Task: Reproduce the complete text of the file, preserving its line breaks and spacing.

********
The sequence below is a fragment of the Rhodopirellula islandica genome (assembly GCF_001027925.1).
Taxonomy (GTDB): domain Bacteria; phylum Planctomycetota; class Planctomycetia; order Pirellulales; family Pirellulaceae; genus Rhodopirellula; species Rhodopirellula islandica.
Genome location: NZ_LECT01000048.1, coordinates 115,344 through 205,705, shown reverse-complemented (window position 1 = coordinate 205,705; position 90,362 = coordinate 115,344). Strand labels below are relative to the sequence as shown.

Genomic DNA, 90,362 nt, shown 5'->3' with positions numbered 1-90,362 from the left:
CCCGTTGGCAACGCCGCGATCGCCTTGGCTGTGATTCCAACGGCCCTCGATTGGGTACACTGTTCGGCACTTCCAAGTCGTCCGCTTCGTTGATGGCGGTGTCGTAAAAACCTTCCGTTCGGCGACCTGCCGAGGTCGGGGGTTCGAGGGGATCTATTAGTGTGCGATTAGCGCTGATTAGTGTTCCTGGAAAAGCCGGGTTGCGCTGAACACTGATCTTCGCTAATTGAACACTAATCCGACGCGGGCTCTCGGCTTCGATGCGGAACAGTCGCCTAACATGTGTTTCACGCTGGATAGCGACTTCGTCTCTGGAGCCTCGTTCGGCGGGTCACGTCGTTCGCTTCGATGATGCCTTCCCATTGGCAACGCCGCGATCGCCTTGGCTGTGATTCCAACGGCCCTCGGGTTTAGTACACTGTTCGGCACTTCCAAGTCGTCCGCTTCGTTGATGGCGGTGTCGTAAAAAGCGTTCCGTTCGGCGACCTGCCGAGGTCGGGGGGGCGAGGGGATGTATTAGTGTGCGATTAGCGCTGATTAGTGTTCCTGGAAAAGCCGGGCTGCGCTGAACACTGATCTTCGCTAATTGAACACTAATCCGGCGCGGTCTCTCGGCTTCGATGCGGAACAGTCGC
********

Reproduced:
The sequence below is a fragment of the Rhodopirellula islandica genome (assembly GCF_001027925.1).
Taxonomy (GTDB): domain Bacteria; phylum Planctomycetota; class Planctomycetia; order Pirellulales; family Pirellulaceae; genus Rhodopirellula; species Rhodopirellula islandica.
Genome location: NZ_LECT01000048.1, coordinates 115,344 through 205,705, shown reverse-complemented (window position 1 = coordinate 205,705; position 90,362 = coordinate 115,344). Strand labels below are relative to the sequence as shown.

Genomic DNA, 90,362 nt, shown 5'->3' with positions numbered 1-90,362 from the left:
CCCGTTGGCAACGCCGCGATCGCCTTGGCTGTGATTCCAACGGCCCTCGATTGGGTACACTGTTCGGCACTTCCAAGTCGTCCGCTTCGTTGATGGCGGTGTCGTAAAAACCTTCCGTTCGGCGACCTGCCGAGGTCGGGGGTTCGAGGGGATCTATTAGTGTGCGATTAGCGCTGATTAGTGTTCCTGGAAAAGCCGGGTTGCGCTGAACACTGATCTTCGCTAATTGAACACTAATCCGACGCGGGCTCTCGGCTTCGATGCGGAACAGTCGCCTAACATGTGTTTCACGCTGGATAGCGACTTCGTCTCTGGAGCCTCGTTCGGCGGGTCACGTCGTTCGCTTCGATGATGCCTTCCCATTGGCAACGCCGCGATCGCCTTGGCTGTGATTCCAACGGCCCTCGGGTTTAGTACACTGTTCGGCACTTCCAAGTCGTCCGCTTCGTTGATGGCGGTGTCGTAAAAAGCGTTCCGTTCGGCGACCTGCCGAGGTCGGGGGGGCGAGGGGATGTATTAGTGTGCGATTAGCGCTGATTAGTGTTCCTGGAAAAGCCGGGCTGCGCTGAACACTGATCTTCGCTAATTGAACACTAATCCGGCGCGGTCTCTCGGCTTCGATGCGGAACAGTCGC